Beauty lies in the eye of the beholder, that’s what people say, even south-korean director Jeon Kyu-hwan when his Mozart Town starts: Sara (Sonia Klinge) has just arrived in town, she runs a journal in which she writes her feeling about her new job, giving piano lessons in a city she’ll call Mozart Town. She’s happy, unable to see the loneliness of the people living in the city, men and women lost in it, a place filled with lonely hearts and too many closed eyes.
Il-hwan (Oh Seong-tae) has no feelings for himself, he’s just living his life because he’s still breathing and punching those guys with a debt to pay to his boss. He’s a hitman who manages a nightclub where one of his prostitutes is tired of being constantly harassed by the police. At the same time someone is taking a picture of Il-hwan while he’s walking, a girl named Ji-won (Joo A-rang) who owns a stand where she sells cigarettes, newspapers and food, a little trap where his husband has left her. Meanwhile there’s an African couple struggling for some money, hoping to be soon able to go back home to their son, praying every day for a solution, but their employer has no intention to treat them as human beings. Deok-sang (Park Seung-bae) has no idea of what’s going on, he faces his loneliness by trying to interact with the girl at the stand. Unfortunately for him, the girl has feelings for the mysterious Il-hwang.
Each one of them walks in different direction, but their lives are not parallel lines, they cross each other weaving a plot which flows around the Stand. There’s a princess to save in that castle, a lonely woman who doesn’t stand her own image and seeks a little bit of satisfaction in a hobby bigger than her, but there’s no prince able to stand against the dragon, all of them are facing something which is behind them. Director Jeon Kyu-hwan, with his Town trilogy, explores the thoughts and minds of his characters: he writes it down with his camera, showing more than once what those people are and which their fears are. There’s Ji-won who fears to have the same sad face reflexed in mirrors, there’s Deok-sang fearing to become an old exhausted man, there’s the whore scared of being forever just an object to watch and touch, there’s Il-hwan scared to be overwhelmed by himself.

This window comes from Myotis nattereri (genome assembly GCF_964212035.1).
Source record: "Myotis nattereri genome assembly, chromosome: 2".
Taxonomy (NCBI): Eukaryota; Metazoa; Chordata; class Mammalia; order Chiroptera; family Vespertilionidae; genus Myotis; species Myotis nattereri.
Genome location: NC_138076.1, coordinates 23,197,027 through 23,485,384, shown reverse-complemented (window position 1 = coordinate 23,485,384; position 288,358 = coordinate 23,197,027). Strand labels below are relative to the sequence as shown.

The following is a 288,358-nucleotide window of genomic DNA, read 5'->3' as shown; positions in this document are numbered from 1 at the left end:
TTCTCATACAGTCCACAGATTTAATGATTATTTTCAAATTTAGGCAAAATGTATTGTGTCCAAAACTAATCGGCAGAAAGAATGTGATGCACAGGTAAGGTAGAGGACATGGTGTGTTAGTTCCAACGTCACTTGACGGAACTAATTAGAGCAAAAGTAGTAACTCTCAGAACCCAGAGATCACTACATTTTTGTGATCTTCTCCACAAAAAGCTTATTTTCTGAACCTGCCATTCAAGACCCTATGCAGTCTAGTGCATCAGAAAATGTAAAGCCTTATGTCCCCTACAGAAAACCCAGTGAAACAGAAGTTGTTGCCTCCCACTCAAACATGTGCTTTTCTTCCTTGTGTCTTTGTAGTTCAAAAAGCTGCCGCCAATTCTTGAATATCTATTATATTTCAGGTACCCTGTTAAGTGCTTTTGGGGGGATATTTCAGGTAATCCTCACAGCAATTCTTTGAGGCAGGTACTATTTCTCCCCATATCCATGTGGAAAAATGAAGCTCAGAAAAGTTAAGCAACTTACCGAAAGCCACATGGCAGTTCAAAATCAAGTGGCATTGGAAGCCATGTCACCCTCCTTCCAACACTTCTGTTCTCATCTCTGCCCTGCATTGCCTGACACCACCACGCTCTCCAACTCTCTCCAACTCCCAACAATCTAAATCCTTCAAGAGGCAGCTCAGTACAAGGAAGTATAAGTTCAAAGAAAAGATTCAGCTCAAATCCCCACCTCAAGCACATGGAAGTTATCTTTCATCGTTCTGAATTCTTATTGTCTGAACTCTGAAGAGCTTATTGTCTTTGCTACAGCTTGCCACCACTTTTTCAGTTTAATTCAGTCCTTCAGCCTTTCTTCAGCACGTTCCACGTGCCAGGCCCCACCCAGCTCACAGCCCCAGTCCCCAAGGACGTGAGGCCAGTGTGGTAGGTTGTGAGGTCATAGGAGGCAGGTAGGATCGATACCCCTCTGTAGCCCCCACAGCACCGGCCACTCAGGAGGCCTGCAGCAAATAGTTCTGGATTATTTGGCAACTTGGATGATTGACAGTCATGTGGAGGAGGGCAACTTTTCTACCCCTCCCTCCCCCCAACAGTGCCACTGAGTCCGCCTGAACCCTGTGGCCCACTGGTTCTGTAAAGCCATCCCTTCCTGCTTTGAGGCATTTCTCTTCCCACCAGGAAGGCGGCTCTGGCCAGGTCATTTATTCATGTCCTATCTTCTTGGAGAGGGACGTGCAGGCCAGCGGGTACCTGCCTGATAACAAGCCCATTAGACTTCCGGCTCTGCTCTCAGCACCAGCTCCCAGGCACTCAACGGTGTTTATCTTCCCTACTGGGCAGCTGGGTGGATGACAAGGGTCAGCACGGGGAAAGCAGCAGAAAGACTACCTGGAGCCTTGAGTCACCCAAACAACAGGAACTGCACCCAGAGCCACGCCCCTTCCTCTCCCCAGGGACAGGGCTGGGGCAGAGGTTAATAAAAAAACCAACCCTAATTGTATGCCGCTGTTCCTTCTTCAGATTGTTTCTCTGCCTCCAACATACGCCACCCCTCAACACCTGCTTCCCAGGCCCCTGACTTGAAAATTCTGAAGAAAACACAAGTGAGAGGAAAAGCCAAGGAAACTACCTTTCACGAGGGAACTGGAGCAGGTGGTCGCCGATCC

Kyu-hwan accomplishes his duty, with some ridiculous moments and some funny scenes; he’s good enough to catch the audience attention painting a couple of beautiful shots like a great photographer. Catching the feeling in one frame, catching a way to communicate a sensation, a mission realized by putting his characters on the side and their fears behind them, a few close-up meant to stare at the viewer with the only eyes these people have: their heart. Life goes on, time doesn’t wait for anyone, things happen and the movie title, Mozart Town, reminds us all that the world-famous composer died poor and forgotten by everyone, lonely in his death as much as Kyu-hwan’s characters were in their lives. A good movie, a good director that deserves to have his place in the Korean mainstream, even if he still have to understand how to be fluent and not just be bright.